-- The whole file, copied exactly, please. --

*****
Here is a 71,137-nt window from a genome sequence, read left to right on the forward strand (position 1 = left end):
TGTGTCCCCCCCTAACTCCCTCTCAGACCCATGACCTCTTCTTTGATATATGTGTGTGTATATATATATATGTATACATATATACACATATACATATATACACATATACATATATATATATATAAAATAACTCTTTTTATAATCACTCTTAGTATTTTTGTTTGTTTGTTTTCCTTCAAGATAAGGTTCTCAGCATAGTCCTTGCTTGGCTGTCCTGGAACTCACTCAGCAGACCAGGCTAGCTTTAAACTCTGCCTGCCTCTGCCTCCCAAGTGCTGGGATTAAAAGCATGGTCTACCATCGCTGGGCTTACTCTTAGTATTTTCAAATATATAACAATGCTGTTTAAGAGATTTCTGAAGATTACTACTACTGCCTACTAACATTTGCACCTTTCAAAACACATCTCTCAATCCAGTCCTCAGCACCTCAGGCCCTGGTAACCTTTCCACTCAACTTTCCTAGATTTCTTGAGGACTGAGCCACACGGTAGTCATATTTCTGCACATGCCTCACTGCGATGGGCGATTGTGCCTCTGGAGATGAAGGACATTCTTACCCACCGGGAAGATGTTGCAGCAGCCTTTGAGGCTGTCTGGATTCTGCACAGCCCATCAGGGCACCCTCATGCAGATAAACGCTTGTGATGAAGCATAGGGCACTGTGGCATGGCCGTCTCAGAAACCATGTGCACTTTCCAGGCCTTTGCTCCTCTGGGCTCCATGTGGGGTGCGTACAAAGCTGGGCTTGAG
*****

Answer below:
Here is a 71,137-nt window from a genome sequence, read left to right on the forward strand (position 1 = left end):
TGTGTCCCCCCCTAACTCCCTCTCAGACCCATGACCTCTTCTTTGATATATGTGTGTGTATATATATATATGTATACATATATACACATATACATATATACACATATACATATATATATATATAAAATAACTCTTTTTATAATCACTCTTAGTATTTTTGTTTGTTTGTTTTCCTTCAAGATAAGGTTCTCAGCATAGTCCTTGCTTGGCTGTCCTGGAACTCACTCAGCAGACCAGGCTAGCTTTAAACTCTGCCTGCCTCTGCCTCCCAAGTGCTGGGATTAAAAGCATGGTCTACCATCGCTGGGCTTACTCTTAGTATTTTCAAATATATAACAATGCTGTTTAAGAGATTTCTGAAGATTACTACTACTGCCTACTAACATTTGCACCTTTCAAAACACATCTCTCAATCCAGTCCTCAGCACCTCAGGCCCTGGTAACCTTTCCACTCAACTTTCCTAGATTTCTTGAGGACTGAGCCACACGGTAGTCATATTTCTGCACATGCCTCACTGCGATGGGCGATTGTGCCTCTGGAGATGAAGGACATTCTTACCCACCGGGAAGATGTTGCAGCAGCCTTTGAGGCTGTCTGGATTCTGCACAGCCCATCAGGGCACCCTCATGCAGATAAACGCTTGTGATGAAGCATAGGGCACTGTGGCATGGCCGTCTCAGAAACCATGTGCACTTTCCAGGCCTTTGCTCCTCTGGGCTCCATGTGGGGTGCGTACAAAGCTGGGCTTGAG